Batu Caves in short also referred as 10th Caves or Hill for Lord Muruga as there are six important holy shrines in India and four more in Malaysia. The three others in Malaysia are Kallumalai Temple in Ipoh, Tanneermalai Temple in Penang and Sannasimalai Temple in Malacca.It is also near Selayang where a famous and large wholesale market in Klang Valley located.
4.Glowworms Cave, New Zealand
World renowned and a magnet for both local and overseas visitors, the Waitomo Glowworm Caves occupy a high placing in the New Zealand vacation wish-list.
The glowworm, Arachnocampa luminosa, is unique to New Zealand. Thousands of these tiny creatures radiate their unmistakable luminescent light as our expert guides provide informative commentary on the Cave historical and geological significance.
Waitomo Glowworm Cave are a must see for any traveller. Enjoy the world famous boat ride under thousands of magical glowworms and become a part of over 120 years of cultural and natural history.
5.Tham Lod Cave, Thailand
The 1,666 meter long Tham Lod Cave is about forty minutes away from Pai, in Soppong. We were joined by a group of four other girls and had a nice time getting to know each other and swap travel tips along the ride, which was also broken up by a stop at an overcast scenic viewpoint.
Arriving at the park, we were delighted to find all kinds of silly photo ops, including but not limited to a sign announcing we were in the land of Pee Man. (We’d later find out the local Shan people believe much of the caves contents were created by a spirit called “Pi Man.”)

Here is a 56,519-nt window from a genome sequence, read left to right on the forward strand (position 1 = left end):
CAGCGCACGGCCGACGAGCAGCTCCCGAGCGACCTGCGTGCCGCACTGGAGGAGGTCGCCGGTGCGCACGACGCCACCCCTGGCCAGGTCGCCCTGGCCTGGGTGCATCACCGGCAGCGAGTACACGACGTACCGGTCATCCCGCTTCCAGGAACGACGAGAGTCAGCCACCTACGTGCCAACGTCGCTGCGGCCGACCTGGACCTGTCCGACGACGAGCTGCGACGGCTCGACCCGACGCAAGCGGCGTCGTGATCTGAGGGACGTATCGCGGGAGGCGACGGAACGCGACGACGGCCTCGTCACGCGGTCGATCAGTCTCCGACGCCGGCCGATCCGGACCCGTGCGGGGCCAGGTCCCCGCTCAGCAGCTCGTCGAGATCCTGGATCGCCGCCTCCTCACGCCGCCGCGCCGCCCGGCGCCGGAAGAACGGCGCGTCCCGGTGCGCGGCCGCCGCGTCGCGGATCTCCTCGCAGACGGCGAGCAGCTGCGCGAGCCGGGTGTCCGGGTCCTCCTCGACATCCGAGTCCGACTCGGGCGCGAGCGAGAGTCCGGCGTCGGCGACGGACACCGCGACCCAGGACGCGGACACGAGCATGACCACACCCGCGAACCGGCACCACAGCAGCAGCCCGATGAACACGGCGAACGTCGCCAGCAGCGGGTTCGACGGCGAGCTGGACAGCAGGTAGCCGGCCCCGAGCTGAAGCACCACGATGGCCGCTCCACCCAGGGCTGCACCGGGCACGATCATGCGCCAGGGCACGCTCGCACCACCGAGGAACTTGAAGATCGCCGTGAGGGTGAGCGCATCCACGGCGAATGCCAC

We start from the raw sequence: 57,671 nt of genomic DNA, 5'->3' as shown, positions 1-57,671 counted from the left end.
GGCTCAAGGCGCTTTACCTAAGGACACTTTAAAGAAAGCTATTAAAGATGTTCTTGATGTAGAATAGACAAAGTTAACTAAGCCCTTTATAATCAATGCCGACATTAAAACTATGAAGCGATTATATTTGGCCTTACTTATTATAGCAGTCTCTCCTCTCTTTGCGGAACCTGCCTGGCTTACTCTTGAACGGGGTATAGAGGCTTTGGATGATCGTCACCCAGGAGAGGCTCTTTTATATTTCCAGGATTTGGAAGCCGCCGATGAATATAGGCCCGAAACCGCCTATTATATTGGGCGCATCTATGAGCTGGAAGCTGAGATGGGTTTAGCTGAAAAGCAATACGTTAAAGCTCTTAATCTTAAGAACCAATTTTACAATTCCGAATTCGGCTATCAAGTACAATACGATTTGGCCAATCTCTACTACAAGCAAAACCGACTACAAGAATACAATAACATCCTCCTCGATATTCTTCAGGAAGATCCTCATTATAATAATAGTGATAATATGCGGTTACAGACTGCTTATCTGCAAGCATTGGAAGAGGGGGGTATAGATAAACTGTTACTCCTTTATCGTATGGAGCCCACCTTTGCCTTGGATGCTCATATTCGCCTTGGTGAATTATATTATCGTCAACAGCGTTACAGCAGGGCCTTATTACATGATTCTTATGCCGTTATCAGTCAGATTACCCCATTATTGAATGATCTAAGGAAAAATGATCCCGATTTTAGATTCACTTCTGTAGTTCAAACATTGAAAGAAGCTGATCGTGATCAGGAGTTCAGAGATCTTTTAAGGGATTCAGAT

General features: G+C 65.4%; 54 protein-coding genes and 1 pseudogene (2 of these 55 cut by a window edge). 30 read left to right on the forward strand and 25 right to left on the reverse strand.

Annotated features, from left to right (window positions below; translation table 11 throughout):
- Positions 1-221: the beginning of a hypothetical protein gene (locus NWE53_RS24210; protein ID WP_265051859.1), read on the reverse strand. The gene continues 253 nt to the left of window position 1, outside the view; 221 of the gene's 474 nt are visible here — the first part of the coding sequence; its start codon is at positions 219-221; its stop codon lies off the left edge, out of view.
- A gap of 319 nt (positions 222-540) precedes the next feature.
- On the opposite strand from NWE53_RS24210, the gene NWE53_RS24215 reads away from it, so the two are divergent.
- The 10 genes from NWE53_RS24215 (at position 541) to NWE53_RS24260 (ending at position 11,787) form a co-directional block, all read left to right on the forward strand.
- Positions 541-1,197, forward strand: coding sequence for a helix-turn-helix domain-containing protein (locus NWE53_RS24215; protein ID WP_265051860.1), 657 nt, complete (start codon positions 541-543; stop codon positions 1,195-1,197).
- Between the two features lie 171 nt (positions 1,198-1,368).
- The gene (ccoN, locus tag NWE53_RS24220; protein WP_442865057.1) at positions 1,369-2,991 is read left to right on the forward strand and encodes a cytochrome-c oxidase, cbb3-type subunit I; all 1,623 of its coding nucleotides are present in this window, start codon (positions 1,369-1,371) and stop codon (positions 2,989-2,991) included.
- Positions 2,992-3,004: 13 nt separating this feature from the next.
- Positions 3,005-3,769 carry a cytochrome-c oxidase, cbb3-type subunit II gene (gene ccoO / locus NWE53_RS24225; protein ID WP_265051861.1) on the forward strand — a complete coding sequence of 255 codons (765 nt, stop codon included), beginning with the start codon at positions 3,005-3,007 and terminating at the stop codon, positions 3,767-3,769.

6.Kyaut Sae Cave, Myanmar
This enigmatic cave is that was believed to have been a hiding spot for those wanting to avoid assaults and attacks from the Mongols during the 1200s CE. Today you will find a Buddhist temple built inside the cave that serves as a pilgrimage and place of rest for monks. It is located in the town of Burna, Myanmar.Even though Kyaut Sae Cave caught my attention I have to say there is not much out there on this place (not even on Wikipedia). Then today a friend suggested to me today that I consider visiting Myanmar (Burma). So with two ideas of Myanmar floating near me, I naturally, have to make a post about it.
7.Reed Flute Cave, China
With its location five kilometers northwest of the downtown of Guilin, the Reed Flute Cave is a brilliant cave marked on almost all travel itineraries. The cave got its name from the verdant reeds growing outside it, with which people make flutes. Inside this water-eroded cave is a spectacular world of various stalactites, stone pillars and rock formations created by carbonate deposition. Illuminated by colored lighting, the fantastic spectacle is found in many variations along this 240-meter-long cave. Walking through the serried stone pillars, tourists feast their eyes on changing spots, feeling they are in a paradise where the Gods live.
Tourists enter the Reed Flute Cave and then take a U-shaped sight-seeing route to see different spots, whereupon they exit it from another cave quite near the entrance one. One trip lasts about one hour.